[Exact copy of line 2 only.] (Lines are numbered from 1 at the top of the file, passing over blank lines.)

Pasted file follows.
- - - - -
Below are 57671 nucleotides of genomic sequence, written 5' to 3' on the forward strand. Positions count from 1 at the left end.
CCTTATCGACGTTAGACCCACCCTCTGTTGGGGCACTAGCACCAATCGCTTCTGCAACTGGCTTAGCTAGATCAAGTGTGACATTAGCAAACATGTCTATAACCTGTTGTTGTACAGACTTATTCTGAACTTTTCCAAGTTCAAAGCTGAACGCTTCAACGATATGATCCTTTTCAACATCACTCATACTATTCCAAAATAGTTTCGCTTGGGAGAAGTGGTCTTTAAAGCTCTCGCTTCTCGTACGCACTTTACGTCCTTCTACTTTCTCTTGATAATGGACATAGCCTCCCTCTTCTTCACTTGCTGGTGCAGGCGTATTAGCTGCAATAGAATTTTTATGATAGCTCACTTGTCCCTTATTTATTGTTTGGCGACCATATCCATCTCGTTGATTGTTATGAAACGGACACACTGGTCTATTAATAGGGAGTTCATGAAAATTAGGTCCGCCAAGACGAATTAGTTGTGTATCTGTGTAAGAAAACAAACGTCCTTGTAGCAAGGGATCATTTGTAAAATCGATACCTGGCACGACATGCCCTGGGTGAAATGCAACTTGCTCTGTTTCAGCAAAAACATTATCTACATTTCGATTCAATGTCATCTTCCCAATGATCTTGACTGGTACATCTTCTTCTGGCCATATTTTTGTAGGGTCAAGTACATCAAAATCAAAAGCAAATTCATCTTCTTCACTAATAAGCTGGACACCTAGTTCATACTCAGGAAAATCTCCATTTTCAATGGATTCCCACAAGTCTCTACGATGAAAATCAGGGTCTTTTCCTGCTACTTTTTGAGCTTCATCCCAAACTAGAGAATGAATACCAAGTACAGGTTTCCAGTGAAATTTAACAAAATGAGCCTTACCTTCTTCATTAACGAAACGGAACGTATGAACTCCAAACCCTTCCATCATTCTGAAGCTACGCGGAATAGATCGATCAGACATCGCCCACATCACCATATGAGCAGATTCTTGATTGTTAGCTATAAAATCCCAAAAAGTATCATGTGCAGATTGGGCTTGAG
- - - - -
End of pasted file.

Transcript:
CCTTATCGACGTTAGACCCACCCTCTGTTGGGGCACTAGCACCAATCGCTTCTGCAACTGGCTTAGCTAGATCAAGTGTGACATTAGCAAACATGTCTATAACCTGTTGTTGTACAGACTTATTCTGAACTTTTCCAAGTTCAAAGCTGAACGCTTCAACGATATGATCCTTTTCAACATCACTCATACTATTCCAAAATAGTTTCGCTTGGGAGAAGTGGTCTTTAAAGCTCTCGCTTCTCGTACGCACTTTACGTCCTTCTACTTTCTCTTGATAATGGACATAGCCTCCCTCTTCTTCACTTGCTGGTGCAGGCGTATTAGCTGCAATAGAATTTTTATGATAGCTCACTTGTCCCTTATTTATTGTTTGGCGACCATATCCATCTCGTTGATTGTTATGAAACGGACACACTGGTCTATTAATAGGGAGTTCATGAAAATTAGGTCCGCCAAGACGAATTAGTTGTGTATCTGTGTAAGAAAACAAACGTCCTTGTAGCAAGGGATCATTTGTAAAATCGATACCTGGCACGACATGCCCTGGGTGAAATGCAACTTGCTCTGTTTCAGCAAAAACATTATCTACATTTCGATTCAATGTCATCTTCCCAATGATCTTGACTGGTACATCTTCTTCTGGCCATATTTTTGTAGGGTCAAGTACATCAAAATCAAAAGCAAATTCATCTTCTTCACTAATAAGCTGGACACCTAGTTCATACTCAGGAAAATCTCCATTTTCAATGGATTCCCACAAGTCTCTACGATGAAAATCAGGGTCTTTTCCTGCTACTTTTTGAGCTTCATCCCAAACTAGAGAATGAATACCAAGTACAGGTTTCCAGTGAAATTTAACAAAATGAGCCTTACCTTCTTCATTAACGAAACGGAACGTATGAACTCCAAACCCTTCCATCATTCTGAAGCTACGCGGAATAGATCGATCAGACATCGCCCACATCACCATATGAGCAGATTCTTGATTGTTAGCTATAAAATCCCAAAAAGTATCATGTGCAGATTGGGCTTGAG